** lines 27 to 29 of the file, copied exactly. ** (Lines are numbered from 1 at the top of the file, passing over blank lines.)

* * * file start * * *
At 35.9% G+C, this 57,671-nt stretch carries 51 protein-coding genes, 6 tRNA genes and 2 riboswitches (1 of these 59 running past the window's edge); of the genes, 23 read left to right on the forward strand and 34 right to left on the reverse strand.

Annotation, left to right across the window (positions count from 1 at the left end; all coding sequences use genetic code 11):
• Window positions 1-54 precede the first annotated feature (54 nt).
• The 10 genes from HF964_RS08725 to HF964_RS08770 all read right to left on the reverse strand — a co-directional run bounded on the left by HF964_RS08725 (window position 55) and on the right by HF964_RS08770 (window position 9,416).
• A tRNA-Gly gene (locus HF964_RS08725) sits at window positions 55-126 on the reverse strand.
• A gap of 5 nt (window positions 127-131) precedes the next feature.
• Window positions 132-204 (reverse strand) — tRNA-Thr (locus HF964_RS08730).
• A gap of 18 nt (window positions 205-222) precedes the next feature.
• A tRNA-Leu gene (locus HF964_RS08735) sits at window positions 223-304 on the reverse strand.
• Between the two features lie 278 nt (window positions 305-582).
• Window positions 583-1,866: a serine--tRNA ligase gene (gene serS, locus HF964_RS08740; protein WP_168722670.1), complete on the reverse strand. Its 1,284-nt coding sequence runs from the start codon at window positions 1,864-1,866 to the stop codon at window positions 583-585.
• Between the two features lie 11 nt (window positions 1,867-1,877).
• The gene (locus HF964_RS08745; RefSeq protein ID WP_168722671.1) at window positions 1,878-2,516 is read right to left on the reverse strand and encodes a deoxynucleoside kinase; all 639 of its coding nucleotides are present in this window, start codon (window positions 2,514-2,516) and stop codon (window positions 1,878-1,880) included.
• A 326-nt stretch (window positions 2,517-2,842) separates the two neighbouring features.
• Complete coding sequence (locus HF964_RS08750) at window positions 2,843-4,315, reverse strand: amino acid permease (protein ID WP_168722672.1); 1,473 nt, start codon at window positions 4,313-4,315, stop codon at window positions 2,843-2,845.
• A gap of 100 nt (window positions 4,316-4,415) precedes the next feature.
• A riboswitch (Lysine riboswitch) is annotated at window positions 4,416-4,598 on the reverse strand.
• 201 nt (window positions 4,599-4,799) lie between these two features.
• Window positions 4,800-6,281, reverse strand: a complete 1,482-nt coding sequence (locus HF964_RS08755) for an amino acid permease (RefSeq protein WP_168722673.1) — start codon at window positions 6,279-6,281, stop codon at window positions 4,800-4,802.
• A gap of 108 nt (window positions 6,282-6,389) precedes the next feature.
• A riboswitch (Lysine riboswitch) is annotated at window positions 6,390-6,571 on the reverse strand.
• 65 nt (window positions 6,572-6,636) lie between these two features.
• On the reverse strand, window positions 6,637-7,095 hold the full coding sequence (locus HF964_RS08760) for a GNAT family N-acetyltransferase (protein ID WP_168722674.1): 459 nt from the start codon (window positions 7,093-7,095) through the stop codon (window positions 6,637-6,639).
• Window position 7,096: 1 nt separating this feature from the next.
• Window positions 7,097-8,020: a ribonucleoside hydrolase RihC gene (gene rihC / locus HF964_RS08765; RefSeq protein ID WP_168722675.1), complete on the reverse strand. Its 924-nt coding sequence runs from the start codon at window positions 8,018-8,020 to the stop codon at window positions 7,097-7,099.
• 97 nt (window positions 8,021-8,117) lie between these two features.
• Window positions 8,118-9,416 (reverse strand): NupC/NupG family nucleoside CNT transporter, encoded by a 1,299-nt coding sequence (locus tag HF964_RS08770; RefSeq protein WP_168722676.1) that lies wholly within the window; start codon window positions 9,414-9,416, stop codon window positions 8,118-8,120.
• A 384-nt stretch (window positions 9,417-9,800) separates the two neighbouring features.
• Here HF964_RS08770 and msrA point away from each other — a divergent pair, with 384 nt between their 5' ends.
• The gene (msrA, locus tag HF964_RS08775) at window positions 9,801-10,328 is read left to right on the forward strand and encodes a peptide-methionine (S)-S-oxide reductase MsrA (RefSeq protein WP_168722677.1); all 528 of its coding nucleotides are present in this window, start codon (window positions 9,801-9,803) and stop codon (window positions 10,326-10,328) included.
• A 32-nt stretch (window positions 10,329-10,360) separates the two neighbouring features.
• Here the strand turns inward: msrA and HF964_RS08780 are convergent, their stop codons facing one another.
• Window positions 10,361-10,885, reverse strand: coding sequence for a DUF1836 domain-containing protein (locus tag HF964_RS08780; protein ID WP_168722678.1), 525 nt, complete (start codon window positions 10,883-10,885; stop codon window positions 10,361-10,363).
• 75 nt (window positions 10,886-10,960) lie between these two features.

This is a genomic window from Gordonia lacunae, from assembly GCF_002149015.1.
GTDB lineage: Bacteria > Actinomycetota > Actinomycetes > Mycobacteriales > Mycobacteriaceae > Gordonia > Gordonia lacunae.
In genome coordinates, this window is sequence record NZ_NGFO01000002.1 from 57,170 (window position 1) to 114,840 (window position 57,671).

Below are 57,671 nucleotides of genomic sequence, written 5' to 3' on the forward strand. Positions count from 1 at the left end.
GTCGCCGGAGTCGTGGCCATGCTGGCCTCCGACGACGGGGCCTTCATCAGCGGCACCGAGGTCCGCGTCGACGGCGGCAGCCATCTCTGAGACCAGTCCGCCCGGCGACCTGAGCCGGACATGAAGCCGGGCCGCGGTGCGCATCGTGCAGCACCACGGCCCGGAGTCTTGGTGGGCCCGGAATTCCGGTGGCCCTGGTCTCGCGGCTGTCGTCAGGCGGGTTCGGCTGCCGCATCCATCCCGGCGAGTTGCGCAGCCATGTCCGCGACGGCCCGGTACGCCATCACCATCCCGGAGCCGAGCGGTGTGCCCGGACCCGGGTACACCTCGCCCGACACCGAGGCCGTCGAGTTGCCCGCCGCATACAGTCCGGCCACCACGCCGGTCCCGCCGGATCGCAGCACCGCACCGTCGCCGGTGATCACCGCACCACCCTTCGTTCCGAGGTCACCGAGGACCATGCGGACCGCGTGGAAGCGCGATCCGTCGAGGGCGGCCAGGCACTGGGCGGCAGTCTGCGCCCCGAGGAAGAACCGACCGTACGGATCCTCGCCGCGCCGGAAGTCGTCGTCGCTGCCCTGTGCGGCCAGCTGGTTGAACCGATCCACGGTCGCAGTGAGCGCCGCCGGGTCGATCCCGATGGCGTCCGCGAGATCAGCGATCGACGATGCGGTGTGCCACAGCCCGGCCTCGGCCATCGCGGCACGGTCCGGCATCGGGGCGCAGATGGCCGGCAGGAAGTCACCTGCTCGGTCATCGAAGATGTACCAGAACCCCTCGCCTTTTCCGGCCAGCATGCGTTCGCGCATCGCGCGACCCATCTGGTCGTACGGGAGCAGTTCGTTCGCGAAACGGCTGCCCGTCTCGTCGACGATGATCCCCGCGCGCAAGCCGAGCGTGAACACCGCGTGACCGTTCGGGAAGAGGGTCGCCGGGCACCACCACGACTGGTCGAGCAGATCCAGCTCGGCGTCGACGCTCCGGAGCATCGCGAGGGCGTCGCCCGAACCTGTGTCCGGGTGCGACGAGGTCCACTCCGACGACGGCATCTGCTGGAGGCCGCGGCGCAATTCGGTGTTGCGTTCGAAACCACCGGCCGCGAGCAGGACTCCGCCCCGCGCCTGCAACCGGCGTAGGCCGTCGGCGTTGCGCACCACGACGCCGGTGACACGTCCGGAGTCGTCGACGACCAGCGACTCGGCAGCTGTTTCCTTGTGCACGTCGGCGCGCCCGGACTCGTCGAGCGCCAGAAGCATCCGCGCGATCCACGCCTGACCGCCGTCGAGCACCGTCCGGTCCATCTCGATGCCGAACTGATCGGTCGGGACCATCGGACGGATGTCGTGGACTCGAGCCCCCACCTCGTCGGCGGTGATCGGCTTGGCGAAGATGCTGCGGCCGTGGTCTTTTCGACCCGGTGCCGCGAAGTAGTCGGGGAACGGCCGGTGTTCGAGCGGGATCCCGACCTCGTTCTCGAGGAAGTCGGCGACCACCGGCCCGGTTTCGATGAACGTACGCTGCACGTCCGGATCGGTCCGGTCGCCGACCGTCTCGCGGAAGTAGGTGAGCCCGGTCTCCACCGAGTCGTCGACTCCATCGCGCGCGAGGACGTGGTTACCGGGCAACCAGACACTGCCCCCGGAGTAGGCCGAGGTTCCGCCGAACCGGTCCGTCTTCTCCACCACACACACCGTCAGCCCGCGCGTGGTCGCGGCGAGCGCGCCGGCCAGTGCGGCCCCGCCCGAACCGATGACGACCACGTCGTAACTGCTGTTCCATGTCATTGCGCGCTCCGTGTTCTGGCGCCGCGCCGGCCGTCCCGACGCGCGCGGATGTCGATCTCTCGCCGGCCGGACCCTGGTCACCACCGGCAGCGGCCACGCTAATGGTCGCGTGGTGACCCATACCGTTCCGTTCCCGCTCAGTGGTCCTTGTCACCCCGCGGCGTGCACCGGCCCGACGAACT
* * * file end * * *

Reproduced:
• Window positions 8,118-9,416 (reverse strand): NupC/NupG family nucleoside CNT transporter, encoded by a 1,299-nt coding sequence (locus tag HF964_RS08770; RefSeq protein WP_168722676.1) that lies wholly within the window; start codon window positions 9,414-9,416, stop codon window positions 8,118-8,120.
• A 384-nt stretch (window positions 9,417-9,800) separates the two neighbouring features.
• Here HF964_RS08770 and msrA point away from each other — a divergent pair, with 384 nt between their 5' ends.